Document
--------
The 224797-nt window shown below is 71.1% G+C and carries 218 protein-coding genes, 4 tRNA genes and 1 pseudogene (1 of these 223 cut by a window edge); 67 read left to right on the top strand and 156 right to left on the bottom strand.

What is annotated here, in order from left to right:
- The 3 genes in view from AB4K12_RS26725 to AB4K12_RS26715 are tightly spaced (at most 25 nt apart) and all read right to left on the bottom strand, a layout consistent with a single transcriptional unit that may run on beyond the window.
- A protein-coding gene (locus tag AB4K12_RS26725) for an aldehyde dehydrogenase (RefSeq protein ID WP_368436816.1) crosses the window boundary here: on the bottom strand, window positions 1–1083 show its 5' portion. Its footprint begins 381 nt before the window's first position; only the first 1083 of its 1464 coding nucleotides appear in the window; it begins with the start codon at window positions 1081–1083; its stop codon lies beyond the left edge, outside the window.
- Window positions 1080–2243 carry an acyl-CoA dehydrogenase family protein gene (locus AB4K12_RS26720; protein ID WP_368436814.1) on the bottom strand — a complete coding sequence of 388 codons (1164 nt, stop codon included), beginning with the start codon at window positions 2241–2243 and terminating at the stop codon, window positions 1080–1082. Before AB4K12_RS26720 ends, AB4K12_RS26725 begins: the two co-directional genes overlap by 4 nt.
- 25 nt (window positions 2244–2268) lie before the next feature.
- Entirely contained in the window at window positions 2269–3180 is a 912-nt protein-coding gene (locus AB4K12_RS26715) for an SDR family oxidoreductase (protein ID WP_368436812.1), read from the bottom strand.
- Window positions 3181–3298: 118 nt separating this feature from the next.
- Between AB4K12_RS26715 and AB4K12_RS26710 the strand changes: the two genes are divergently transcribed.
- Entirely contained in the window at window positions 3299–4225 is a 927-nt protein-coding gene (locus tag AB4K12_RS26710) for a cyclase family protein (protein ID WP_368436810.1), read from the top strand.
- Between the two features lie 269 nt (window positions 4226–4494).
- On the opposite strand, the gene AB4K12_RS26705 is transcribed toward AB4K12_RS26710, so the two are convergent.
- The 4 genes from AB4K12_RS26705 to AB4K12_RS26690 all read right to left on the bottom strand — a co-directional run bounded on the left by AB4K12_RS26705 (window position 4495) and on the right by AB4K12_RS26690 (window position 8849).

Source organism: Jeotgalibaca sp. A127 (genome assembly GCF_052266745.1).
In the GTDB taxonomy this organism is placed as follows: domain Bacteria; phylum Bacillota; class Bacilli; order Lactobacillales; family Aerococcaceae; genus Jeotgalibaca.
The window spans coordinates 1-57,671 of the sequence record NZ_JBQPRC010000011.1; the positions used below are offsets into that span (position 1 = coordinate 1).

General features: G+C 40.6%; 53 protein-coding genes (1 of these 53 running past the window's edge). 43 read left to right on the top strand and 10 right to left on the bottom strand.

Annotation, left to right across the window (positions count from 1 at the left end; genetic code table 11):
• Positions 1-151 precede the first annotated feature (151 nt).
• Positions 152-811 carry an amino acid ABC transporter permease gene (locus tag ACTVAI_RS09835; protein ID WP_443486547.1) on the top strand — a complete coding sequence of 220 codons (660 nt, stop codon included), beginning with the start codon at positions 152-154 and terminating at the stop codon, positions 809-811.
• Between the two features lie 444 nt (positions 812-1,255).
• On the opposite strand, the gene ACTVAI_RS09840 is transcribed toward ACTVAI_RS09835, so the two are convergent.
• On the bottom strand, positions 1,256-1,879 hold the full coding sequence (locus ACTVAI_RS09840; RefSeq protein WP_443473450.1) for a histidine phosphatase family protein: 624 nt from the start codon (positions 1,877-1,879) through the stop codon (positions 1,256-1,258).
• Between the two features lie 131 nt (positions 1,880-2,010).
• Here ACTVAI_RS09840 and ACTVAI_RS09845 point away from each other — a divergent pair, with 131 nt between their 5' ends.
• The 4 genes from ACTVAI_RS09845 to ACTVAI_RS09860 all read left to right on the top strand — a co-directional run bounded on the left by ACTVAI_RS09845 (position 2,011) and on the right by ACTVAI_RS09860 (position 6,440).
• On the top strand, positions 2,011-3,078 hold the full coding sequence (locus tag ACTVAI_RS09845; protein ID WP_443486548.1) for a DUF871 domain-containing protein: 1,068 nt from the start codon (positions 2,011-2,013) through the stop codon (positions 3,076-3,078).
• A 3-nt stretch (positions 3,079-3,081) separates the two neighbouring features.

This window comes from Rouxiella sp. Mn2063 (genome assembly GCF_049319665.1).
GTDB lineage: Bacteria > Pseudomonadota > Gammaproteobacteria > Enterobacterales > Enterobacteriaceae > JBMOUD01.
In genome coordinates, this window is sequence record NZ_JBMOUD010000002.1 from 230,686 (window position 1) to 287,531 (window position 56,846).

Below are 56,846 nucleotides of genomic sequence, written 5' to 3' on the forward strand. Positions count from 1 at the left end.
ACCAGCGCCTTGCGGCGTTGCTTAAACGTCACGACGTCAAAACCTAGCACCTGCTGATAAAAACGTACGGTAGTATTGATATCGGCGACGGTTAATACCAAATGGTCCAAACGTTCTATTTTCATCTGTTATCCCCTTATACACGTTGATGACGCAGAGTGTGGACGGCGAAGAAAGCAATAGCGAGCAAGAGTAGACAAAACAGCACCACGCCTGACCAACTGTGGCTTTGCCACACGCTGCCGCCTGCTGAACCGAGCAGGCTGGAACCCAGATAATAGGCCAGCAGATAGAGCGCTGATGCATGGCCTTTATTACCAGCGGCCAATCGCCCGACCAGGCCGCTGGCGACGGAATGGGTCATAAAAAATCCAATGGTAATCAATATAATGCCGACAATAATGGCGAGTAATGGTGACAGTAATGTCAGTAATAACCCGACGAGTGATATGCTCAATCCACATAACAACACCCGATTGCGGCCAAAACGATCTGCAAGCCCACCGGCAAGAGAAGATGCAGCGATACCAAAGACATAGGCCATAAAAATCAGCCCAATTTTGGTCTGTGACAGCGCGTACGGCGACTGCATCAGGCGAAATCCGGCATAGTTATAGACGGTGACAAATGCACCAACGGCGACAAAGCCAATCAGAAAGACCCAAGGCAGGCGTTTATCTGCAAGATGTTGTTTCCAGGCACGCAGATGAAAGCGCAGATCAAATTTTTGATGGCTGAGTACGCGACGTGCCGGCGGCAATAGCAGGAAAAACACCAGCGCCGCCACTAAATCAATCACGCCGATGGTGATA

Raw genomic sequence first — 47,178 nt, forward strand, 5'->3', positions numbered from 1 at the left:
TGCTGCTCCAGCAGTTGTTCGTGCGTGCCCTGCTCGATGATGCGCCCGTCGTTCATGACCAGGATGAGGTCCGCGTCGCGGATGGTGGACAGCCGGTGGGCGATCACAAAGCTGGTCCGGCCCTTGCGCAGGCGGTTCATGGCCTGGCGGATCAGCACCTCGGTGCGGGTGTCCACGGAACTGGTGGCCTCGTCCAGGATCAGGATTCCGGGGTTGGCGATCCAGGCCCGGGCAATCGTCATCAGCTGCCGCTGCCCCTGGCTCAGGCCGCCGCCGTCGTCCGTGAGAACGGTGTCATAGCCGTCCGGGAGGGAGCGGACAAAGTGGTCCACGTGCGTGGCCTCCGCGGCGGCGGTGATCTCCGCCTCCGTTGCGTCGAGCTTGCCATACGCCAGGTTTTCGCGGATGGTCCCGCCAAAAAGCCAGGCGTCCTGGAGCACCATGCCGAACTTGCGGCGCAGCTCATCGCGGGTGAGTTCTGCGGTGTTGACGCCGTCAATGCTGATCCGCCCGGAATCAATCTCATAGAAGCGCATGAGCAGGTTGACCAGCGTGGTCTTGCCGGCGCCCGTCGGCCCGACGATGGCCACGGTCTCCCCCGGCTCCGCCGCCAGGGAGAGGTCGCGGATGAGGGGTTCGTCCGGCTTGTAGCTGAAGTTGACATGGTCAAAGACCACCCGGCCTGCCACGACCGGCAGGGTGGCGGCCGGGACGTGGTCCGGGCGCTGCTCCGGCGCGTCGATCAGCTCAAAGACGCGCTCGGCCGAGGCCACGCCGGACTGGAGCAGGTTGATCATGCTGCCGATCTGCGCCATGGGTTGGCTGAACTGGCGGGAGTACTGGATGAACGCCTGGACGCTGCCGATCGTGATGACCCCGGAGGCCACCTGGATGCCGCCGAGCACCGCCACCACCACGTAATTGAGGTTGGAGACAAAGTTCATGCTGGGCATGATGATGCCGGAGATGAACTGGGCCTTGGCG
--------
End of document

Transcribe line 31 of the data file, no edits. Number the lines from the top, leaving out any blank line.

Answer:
In genome coordinates, this window is sequence record NZ_JBMOUD010000002.1 from 230,686 (window position 1) to 287,531 (window position 56,846).